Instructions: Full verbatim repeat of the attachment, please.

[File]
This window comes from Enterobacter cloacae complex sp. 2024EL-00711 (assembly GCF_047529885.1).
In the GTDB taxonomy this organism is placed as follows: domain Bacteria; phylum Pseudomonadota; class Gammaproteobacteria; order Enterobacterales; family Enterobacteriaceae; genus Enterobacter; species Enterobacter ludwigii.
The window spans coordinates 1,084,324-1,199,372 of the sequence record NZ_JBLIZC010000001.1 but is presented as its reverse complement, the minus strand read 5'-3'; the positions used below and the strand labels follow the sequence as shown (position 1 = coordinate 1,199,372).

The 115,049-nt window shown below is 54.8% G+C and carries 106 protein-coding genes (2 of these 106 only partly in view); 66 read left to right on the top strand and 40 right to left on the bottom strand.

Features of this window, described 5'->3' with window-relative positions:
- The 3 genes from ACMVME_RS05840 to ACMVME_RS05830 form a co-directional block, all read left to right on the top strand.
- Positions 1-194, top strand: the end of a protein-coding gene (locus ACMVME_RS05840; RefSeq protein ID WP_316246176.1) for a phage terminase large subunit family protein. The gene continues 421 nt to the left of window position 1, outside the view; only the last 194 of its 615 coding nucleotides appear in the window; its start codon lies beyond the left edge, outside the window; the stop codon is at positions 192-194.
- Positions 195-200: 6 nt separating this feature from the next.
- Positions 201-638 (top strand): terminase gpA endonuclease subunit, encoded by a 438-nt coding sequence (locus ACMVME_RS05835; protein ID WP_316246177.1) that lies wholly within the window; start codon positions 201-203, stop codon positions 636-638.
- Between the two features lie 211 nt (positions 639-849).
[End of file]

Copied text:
This window comes from Enterobacter cloacae complex sp. 2024EL-00711 (assembly GCF_047529885.1).
In the GTDB taxonomy this organism is placed as follows: domain Bacteria; phylum Pseudomonadota; class Gammaproteobacteria; order Enterobacterales; family Enterobacteriaceae; genus Enterobacter; species Enterobacter ludwigii.
The window spans coordinates 1,084,324-1,199,372 of the sequence record NZ_JBLIZC010000001.1 but is presented as its reverse complement, the minus strand read 5'-3'; the positions used below and the strand labels follow the sequence as shown (position 1 = coordinate 1,199,372).

The 115,049-nt window shown below is 54.8% G+C and carries 106 protein-coding genes (2 of these 106 only partly in view); 66 read left to right on the top strand and 40 right to left on the bottom strand.

Features of this window, described 5'->3' with window-relative positions:
- The 3 genes from ACMVME_RS05840 to ACMVME_RS05830 form a co-directional block, all read left to right on the top strand.
- Positions 1-194, top strand: the end of a protein-coding gene (locus ACMVME_RS05840; RefSeq protein ID WP_316246176.1) for a phage terminase large subunit family protein. The gene continues 421 nt to the left of window position 1, outside the view; only the last 194 of its 615 coding nucleotides appear in the window; its start codon lies beyond the left edge, outside the window; the stop codon is at positions 192-194.
- Positions 195-200: 6 nt separating this feature from the next.
- Positions 201-638 (top strand): terminase gpA endonuclease subunit, encoded by a 438-nt coding sequence (locus ACMVME_RS05835; protein ID WP_316246177.1) that lies wholly within the window; start codon positions 201-203, stop codon positions 636-638.
- Between the two features lie 211 nt (positions 639-849).